As a professional mixing engineer, this question gets brought up time and time again by many of my clients. Recording artists and managers often confuse mixing and mastering, thinking that they are the same thing when they are actually two very different processes in an album’s creative cycle. Each of which also affect the sonic outcome of a record differently.

What is mixing?

Mixing is the process of blending each of the individual audio elements (guitar, bass, kick drum, etc) of a song into one cohesive stereo mix track. This process occurs after the song has been recorded and all of the takes have been finalized.

Audio mixing generally involves volume and panning manipulation, and can also involve applying a variety of processing such as EQ, compression, de-essing, adding creative effects and more to individual or groups of tracks to help sculpt them so they fit better together. It often involves cleaning up a lot of sounds and balancing or removing unwanted frequencies from them.

Essentially, mixing is what determines how the song will sound as a whole and be presented to the end listener.

What is mastering?

Mastering is the final process in audio post-production that follows mixing. This is where the final stereo mix is enhanced to sound louder, clearer, fuller, and punchier so it can compete with other major label records that have been released. Mastering engineers and audio mastering services are essentially adding the final polish to a track or album before release.

When recording an album, mastering is applied after all of the songs are mixed to ensure each song is consistently as loud as the song before and/or after it. Other considerations, such as the gaps of silence between songs, are also decided during the song mastering process.

Unlike mixing, where processes like EQ and compression are applied to each of the individual elements of a song, mastering has these processes applied to the whole track (the single final stereo mix file). Any processing applied during mastering will ultimately affect every element of the song as a whole. For example, a boost in the low end will help the 808 and kick hit harder, but can also create mud in the synths and cause a mix to sound cloudy.

When mastering, you shouldn’t be looking to correct errors or volume balances between instruments. While a mastering engineer can help correct some issues at the macro level, fixing balances like that is better completed in the mix phase. This is to ensure the mastering engineer can do his job, which is to focus on enhancing what’s there and make the song sound bigger, fuller and more present.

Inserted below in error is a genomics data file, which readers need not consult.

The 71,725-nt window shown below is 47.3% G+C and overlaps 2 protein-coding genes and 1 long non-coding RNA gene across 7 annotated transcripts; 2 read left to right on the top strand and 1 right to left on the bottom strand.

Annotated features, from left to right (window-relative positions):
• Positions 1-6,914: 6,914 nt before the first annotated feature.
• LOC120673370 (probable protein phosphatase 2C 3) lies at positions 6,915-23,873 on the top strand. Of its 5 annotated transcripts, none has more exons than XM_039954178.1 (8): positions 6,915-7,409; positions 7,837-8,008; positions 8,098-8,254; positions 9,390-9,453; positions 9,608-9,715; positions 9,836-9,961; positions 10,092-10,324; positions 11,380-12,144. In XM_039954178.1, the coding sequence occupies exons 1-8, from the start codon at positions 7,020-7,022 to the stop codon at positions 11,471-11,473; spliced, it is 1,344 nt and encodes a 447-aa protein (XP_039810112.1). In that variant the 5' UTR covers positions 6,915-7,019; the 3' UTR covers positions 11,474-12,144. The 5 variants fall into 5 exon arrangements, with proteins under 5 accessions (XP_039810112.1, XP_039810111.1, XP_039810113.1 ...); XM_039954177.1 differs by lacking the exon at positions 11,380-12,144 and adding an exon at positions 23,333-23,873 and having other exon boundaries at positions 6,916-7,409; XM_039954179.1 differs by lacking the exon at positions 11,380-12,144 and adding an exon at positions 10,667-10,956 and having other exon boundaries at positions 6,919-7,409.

Mixing Vs. Mastering

The biggest difference between mixing and mastering is when they happen in the cycle of a song and how they are applied and affect the overall sound..

Mixing involves techniques and processes being applied to each individual element of the song (where applicable) to glue the song together, making it sound cohesive and well-blended on its own. When looking for audio mixing services, it’s important to find a mixing engineer that understands your genre and has a great track-record of mixing music that you like.

Mastering takes that final mix, and uses similar techniques and processes applied to the overall track (as opposed to the individual sounds) to make it louder, cleaner, fuller and punchier so it can compete with other industry records and fit in as part of an album. Mastering is more of a subtle art about enhancing what’s already there and not overdoing it.

When should you master a song?

If you’re simply recording a demo, the song doesn’t need to be mastered. It could help for listenability, but it shouldn’t determine whether that demo is a success since chances are you will be re-recording, re-mixing and ultimately re-mastering it later. A demo’s sole purpose is to display the initial skeleton idea of a song so you can expand on it later.

However, if you’re about to professionally release a song to the world, I’d strongly recommend that you master it. Mastering your music ensures that it translates well on multiple devices such as laptops, ipod earbuds, and bigger speaker setups. It’ll also help your music appear louder and have greater impact to the listener overall.

If you’re looking for an engineer to work with, I offer both audio mixing and mastering services to clients around the world. For more information on how we can work together, please visit Services.